Woman In Handcuffs Holding Small House Against Black.
A case from Australia has highlighted the ongoing fraud threat which the conveyancing process is so vulnerable to.
Dani Venn – a former contestant from the Australian MasterChef – discovered that $250,000 had been stolen from the proceeds of sale from her family home when her conveyancers’ account was hacked by fraudsters.
This was while it was being settled on PEXA (Property Exchange Australia) – a new online transfer system, owned by state governments and banks within Australia.
Venn’s Conveyancer, Sargeants Knox Conveyancing, was completely unaware that the sale proceeds had been transferred to a fraudster’s bank account. This was a result of the hackers accessing the electronic property transfer account of the conveyancer and simply adding themselves as another user, changing Venn’s bank details with those connected to their own account.
The PEXA system has been criticized by conveyancers, who state that proof of identity or verification is not required by additional subscribers using their account on the platform. The aim is that it will replace the current paper system of title paper exchange, which has been used in Australia for over 150 years. Electronic certificates are expected to become mandatory in Victoria later this year.
In Venn’s case, the hackers managed to break into the email accounts of the firm, enabling them to see emails from PEXA and create new accounts.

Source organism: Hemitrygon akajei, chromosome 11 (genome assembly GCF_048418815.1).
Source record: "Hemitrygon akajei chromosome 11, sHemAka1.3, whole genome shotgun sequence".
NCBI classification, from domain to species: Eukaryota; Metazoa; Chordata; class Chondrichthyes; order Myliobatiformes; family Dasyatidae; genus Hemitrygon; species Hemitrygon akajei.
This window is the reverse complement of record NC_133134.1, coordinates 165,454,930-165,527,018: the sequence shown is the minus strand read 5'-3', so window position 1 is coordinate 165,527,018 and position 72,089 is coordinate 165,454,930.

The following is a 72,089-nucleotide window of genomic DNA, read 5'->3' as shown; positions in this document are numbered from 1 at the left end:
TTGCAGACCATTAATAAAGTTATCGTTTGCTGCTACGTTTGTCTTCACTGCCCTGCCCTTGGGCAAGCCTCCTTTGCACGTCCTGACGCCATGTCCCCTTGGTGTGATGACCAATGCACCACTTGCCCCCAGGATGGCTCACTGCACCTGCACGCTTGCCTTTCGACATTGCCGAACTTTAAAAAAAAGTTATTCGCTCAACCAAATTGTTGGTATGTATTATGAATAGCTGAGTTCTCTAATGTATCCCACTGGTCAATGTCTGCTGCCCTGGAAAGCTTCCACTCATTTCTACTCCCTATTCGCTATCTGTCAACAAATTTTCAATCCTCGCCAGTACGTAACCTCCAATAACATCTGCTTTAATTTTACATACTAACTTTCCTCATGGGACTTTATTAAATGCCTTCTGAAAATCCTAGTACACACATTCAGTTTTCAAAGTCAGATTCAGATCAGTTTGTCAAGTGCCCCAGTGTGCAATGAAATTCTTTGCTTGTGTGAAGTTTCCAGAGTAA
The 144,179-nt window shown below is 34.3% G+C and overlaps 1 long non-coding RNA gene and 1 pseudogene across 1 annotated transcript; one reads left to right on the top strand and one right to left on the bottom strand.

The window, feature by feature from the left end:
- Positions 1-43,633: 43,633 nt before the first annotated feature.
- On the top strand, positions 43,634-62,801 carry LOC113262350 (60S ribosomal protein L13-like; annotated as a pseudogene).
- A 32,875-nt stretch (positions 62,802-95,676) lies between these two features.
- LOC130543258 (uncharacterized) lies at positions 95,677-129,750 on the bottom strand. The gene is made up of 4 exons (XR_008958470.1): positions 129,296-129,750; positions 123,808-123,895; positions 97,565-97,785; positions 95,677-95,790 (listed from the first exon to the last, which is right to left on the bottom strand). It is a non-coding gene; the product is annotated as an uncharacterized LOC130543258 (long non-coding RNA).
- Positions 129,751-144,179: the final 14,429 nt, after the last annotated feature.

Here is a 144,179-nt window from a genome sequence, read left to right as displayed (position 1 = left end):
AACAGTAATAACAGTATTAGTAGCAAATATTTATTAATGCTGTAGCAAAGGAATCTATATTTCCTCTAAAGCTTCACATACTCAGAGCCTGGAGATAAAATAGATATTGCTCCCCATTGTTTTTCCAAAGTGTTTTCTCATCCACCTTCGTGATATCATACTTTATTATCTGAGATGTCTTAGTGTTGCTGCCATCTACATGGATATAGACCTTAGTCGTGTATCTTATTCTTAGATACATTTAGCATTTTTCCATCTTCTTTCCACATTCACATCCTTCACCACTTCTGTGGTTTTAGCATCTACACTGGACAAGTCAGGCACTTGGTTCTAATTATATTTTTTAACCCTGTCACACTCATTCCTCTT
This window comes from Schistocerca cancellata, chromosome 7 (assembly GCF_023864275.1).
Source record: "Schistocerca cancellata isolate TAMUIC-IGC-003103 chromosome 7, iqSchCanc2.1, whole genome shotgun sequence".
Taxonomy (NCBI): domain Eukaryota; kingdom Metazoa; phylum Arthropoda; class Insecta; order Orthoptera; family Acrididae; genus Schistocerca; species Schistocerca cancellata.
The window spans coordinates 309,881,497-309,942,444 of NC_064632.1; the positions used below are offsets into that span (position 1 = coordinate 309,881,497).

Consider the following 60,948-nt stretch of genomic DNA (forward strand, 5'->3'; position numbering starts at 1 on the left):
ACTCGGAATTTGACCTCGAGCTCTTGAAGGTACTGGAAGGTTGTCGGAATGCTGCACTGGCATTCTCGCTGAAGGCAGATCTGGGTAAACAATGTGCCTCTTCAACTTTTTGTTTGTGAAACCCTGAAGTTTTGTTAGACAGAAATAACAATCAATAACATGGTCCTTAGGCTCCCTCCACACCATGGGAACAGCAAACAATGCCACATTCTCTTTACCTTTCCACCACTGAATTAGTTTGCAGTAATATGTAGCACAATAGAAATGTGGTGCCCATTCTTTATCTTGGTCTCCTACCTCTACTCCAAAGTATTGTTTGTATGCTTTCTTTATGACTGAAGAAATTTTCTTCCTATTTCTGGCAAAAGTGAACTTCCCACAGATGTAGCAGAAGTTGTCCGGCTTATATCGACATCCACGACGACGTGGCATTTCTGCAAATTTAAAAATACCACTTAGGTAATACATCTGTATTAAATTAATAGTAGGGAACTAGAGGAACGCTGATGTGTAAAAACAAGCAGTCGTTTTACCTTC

In order to prevent the conveyancers from being alerted to the addition of these user accounts, the fraudsters intercepted correspondence from PEXA, putting the firm at risk of ‘ghost accounts’ being added without their knowledge.
PEXA has since stated that it was the email accounts of the conveyancers which had been hacked, rather than its own platform.
PEXA’s acting chief executive, James Ruddock said: “PEXA has robust fraud protections and strict authentication procedures built into its platform.”
The online transfer system said that the system’s electronic key and password protection meant that it was the responsibility of the conveyancer to check and sign off on every aspect of the transaction.
Since the theft took place, it’s emerged that Venn has been able to recover half of the stolen amount. Her bank froze $138,000 of the sale proceeds before it was transferred.
The remainder, however, is “missing and it’s not recoverable,” says Venn.
She went on to criticize the platform, stating: “If they think the system is safe, then why can’t they guarantee the process like banks do and give our money back unconditionally?”
In the wake of this case and similar ones involving PEXA, the platform has faced a backlash, with reports that almost 600 conveyancers have signed a petition to delay its rollout across Australia.
Sharing her thoughts on the platform was Jill Ludwell. The Australian Institute of Conveyancers Victoria Chief Executive questioned whether the system should be made mandatory in light of these cases, stating: “The industry has been assured repeatedly by PEXA that the platform is safe and secure. These fraud incidents have only been possible because of significant security vulnerabilities.”
As well as the question mark the case puts over the security of online platforms, it also highlights the global threat which fraud poses to conveyancers, with email being the main target.
Cases like this suggest that as long as emails are accessible to fraudsters, they can effectively be used as a gateway to break into a transaction, regardless of how secure external platforms or software is.